What is epilepsy?
Epilepsy is a chronic neurological disorder in which seizures are caused by a disruption of the electrical activity in the brain. It is one of the most common and disabling neurological conditions (Epilepsy Action Australia 2020), yet the causes are still not well understood (Stafstrom & Carmant 2015). Epilepsy involves many different types of seizures including changes to sensation, awareness, behaviour or movement. Not all seizures involve convulsions (Epilepsy Action Australia 2020).
While the underlying cause of epilepsy is known for around half of all people with the condition, the cause is never identified for many sufferers. Known causes include injury and stroke, prolonged oxygen deprivation, brain infections and tumours, neurodegenerative conditions (such as dementia) and congenital abnormalities. People with or without epilepsy can also suffer from pseudoseizures. Superficially these appear to be seizures, but are a result of psychological causes.
Box 1: Classifying epilepsy
In 2017, the International League Against Epilepsy (ILAE) revised its classification of seizures. The new basic seizure classification is based on 3 key features: where seizures begin in the brain, the level of awareness during a seizure, and other features of seizures such as movement (Epilepsy Foundation 2016; Deloitte Access Economics 2020).
Where seizures begin
Seizures that start in an area on one side of the brain are known as focal seizures, and seizures that involve both sides of the brain are known as generalised seizures.
A seizure that starts on one side of the brain and spreads to both is known as a focal to bilateral seizure.
A seizure of unknown onset can be given the appropriate name later on once an origin has been established.
The level of awareness during a seizure
The description of awareness applies primarily to focal seizures, as generalised seizures are presumed to affect awareness.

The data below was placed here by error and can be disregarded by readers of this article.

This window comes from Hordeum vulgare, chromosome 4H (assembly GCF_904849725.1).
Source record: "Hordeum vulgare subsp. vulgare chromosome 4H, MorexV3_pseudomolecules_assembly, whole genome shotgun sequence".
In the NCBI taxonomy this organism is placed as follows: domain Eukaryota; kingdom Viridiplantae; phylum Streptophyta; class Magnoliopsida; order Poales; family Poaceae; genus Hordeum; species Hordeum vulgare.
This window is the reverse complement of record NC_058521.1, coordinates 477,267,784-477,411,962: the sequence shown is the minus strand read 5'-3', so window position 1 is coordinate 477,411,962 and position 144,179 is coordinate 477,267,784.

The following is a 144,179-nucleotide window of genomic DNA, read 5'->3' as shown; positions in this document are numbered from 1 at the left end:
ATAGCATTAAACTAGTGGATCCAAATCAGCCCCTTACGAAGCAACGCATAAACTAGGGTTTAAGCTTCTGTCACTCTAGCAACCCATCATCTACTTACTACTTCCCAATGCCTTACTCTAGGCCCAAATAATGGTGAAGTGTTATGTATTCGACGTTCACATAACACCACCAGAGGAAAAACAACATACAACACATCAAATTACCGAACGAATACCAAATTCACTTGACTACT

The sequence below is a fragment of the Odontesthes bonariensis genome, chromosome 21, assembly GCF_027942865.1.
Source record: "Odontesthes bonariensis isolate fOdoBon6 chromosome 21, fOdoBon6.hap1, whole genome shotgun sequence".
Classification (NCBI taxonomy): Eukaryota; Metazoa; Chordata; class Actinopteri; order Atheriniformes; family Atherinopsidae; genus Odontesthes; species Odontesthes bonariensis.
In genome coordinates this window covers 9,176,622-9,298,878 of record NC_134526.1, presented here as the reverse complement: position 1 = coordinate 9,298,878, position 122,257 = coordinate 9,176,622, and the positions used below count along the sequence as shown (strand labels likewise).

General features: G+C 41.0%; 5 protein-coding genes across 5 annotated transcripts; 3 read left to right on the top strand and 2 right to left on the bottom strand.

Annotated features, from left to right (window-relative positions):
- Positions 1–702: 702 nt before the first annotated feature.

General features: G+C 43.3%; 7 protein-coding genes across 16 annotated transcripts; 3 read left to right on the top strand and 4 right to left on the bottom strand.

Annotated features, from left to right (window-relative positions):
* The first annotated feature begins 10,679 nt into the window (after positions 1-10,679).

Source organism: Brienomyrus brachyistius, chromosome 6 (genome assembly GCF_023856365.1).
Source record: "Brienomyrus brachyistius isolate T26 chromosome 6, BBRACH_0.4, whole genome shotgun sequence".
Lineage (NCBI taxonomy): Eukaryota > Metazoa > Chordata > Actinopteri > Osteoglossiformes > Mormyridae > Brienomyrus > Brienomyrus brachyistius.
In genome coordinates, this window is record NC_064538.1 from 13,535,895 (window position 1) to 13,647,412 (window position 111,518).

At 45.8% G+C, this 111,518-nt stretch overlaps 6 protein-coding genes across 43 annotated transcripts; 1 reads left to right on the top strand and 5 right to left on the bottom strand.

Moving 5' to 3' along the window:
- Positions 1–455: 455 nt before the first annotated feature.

Focal aware applies if the person having the seizure is aware, even if they are not responsive.
Focal impaired awareness applies if awareness was affected at any point during the seizure.
It is not always possible to know whether awareness was affected, so the awareness term may not always be used.
The terms motor and non-motor are used to distinguish seizures that do and do not involve movement such as twitching or muscle stiffening. These terms are applicable to both focal onset and generalised onset seizures.
Epilepsy can be treatable with pharmaceuticals and 70% of people with epilepsy can become seizure free with medication (WHO 2019). Medication is not wholly effective or suitable for controlling seizures in the remaining 30%. Whether seizures are successfully controlled by medication or not, an epilepsy diagnosis requires lifelong management, and can impact work, education and health as a result. Additionally, roughly half of the people with epilepsy have coexisting physical or psychiatric conditions (WHO 2019). Comorbidity in epilepsy is associated with poorer health outcomes, increased health care needs, decreased quality of life and greater social exclusion.
Deloitte Access Economics 2020. The economic burden of epilepsy in Australia, 2019-20.
Epilepsy Foundation 2016. 2017 Revised Classification of Seizures. Viewed 8 Jan 2021, 2017 Revised Classification of Seizures | Epilepsy Foundation.
Epilepsy Action Australia 2020. Epilepsy: The Facts. Viewed 8 Jan 2021, About Epilepsy | Epilepsy Action Australia.
Stafstrom CE, Carmant L 2015. Seizures and epilepsy: an overview for neuroscientists. Cold Spring Harbor Perspectives in Medicine 5(6). doi:10.1101/cshperspect.a022426.
World Health Organisation 2019. Epilepsy: a public health imperative. Geneva: World Health Organization.